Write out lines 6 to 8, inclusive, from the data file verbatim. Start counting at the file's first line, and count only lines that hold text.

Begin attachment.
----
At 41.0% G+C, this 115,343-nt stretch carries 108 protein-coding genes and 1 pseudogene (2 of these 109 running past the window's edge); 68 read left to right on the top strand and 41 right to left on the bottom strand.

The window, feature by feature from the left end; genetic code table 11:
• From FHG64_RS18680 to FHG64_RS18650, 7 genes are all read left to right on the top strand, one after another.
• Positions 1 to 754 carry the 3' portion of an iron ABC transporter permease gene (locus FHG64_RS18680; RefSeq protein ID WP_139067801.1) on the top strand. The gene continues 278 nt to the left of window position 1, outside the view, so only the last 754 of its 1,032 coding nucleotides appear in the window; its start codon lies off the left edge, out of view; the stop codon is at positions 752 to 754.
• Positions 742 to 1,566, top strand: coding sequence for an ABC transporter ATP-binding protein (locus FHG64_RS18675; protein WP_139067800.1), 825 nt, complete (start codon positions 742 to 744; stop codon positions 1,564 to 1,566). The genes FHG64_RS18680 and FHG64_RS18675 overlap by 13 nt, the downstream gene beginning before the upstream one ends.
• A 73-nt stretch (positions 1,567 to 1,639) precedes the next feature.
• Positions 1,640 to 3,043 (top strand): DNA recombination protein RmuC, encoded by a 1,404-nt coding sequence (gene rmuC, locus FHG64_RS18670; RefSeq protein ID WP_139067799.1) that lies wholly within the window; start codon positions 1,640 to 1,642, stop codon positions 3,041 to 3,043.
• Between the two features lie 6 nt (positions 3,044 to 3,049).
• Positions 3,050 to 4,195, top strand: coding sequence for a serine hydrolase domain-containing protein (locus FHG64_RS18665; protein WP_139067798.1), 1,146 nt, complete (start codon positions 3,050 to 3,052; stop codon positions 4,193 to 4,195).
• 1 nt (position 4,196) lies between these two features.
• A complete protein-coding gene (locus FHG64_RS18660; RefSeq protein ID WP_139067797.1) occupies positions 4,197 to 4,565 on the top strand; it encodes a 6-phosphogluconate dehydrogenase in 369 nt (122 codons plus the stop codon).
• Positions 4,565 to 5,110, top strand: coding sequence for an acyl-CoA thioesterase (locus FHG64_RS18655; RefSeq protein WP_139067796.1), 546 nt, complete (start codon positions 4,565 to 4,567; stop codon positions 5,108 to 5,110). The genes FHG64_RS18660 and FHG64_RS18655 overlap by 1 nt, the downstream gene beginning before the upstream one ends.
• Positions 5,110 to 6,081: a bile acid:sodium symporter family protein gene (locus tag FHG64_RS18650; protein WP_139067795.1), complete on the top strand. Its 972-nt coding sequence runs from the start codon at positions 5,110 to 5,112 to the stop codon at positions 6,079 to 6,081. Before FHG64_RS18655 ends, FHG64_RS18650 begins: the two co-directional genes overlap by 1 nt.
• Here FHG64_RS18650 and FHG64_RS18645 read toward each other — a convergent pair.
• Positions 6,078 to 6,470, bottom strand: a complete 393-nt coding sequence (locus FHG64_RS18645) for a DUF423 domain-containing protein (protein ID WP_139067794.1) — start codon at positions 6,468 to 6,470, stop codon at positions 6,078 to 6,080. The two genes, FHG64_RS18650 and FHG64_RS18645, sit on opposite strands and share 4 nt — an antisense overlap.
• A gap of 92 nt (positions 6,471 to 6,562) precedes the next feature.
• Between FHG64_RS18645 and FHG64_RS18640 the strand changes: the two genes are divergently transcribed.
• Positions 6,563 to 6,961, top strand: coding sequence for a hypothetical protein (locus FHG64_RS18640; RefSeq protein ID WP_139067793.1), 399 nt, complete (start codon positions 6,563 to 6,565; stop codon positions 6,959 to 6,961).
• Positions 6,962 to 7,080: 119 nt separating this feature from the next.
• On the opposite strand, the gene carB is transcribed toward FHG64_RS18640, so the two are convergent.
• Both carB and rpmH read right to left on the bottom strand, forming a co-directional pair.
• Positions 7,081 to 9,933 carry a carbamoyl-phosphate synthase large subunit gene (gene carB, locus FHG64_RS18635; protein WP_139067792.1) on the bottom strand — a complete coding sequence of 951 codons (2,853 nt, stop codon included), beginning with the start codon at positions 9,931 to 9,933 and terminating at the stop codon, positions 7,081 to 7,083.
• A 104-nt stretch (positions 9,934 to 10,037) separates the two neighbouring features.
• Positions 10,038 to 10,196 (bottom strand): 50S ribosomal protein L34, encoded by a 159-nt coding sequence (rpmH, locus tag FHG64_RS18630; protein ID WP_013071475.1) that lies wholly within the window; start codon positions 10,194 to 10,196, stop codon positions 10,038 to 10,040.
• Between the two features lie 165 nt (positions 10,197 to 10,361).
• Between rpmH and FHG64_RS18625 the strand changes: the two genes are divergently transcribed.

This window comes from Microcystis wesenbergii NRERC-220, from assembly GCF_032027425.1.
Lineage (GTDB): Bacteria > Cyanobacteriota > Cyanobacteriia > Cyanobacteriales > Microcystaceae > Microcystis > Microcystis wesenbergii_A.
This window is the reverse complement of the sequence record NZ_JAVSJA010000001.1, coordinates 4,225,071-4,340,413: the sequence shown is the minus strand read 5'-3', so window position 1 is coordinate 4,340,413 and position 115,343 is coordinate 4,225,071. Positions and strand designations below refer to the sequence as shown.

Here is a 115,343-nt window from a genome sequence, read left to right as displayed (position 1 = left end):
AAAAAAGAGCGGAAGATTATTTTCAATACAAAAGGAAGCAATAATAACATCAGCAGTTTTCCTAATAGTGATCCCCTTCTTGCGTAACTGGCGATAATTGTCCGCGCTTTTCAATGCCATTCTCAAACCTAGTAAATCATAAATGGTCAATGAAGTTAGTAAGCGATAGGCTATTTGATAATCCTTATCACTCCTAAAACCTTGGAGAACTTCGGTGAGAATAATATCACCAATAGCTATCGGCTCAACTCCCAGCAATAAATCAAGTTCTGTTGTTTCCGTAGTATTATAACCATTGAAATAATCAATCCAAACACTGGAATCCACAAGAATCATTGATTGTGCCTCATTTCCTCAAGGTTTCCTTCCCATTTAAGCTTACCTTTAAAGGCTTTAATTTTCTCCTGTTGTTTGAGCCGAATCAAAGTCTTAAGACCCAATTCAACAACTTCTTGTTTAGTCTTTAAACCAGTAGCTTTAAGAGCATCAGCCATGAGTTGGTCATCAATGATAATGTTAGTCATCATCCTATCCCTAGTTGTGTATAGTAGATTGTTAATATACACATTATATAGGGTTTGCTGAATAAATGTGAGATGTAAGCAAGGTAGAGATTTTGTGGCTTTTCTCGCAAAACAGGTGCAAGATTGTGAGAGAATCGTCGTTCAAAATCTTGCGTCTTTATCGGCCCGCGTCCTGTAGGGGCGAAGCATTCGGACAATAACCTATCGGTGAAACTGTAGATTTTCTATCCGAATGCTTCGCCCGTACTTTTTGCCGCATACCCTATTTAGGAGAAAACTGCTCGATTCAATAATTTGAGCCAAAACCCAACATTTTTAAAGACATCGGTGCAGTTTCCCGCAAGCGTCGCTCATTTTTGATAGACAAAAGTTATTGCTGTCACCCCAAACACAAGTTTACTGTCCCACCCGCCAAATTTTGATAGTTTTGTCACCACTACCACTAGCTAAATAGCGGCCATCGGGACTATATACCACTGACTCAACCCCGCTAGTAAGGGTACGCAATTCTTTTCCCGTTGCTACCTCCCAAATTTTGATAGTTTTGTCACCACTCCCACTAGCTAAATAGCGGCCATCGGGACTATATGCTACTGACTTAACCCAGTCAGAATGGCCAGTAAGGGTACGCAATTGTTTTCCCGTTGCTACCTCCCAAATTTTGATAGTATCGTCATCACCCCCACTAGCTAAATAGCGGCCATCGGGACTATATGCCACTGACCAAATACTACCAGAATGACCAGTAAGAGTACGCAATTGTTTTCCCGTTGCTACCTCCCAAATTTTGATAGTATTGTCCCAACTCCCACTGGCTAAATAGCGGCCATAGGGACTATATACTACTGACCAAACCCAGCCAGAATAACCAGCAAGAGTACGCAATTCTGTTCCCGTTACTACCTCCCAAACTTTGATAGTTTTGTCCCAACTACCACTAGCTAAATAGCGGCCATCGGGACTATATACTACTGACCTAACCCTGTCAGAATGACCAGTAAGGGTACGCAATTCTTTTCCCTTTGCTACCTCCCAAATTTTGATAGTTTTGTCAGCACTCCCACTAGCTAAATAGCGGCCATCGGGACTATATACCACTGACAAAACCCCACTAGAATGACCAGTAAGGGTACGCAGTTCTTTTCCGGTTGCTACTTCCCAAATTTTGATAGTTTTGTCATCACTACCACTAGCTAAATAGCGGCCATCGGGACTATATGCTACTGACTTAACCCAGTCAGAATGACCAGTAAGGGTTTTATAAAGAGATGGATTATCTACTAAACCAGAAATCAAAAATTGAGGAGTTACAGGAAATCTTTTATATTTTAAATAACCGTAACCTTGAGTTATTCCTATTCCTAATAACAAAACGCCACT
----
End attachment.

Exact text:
• A 73-nt stretch (positions 1,567 to 1,639) precedes the next feature.
• Positions 1,640 to 3,043 (top strand): DNA recombination protein RmuC, encoded by a 1,404-nt coding sequence (gene rmuC, locus FHG64_RS18670; RefSeq protein ID WP_139067799.1) that lies wholly within the window; start codon positions 1,640 to 1,642, stop codon positions 3,041 to 3,043.
• Between the two features lie 6 nt (positions 3,044 to 3,049).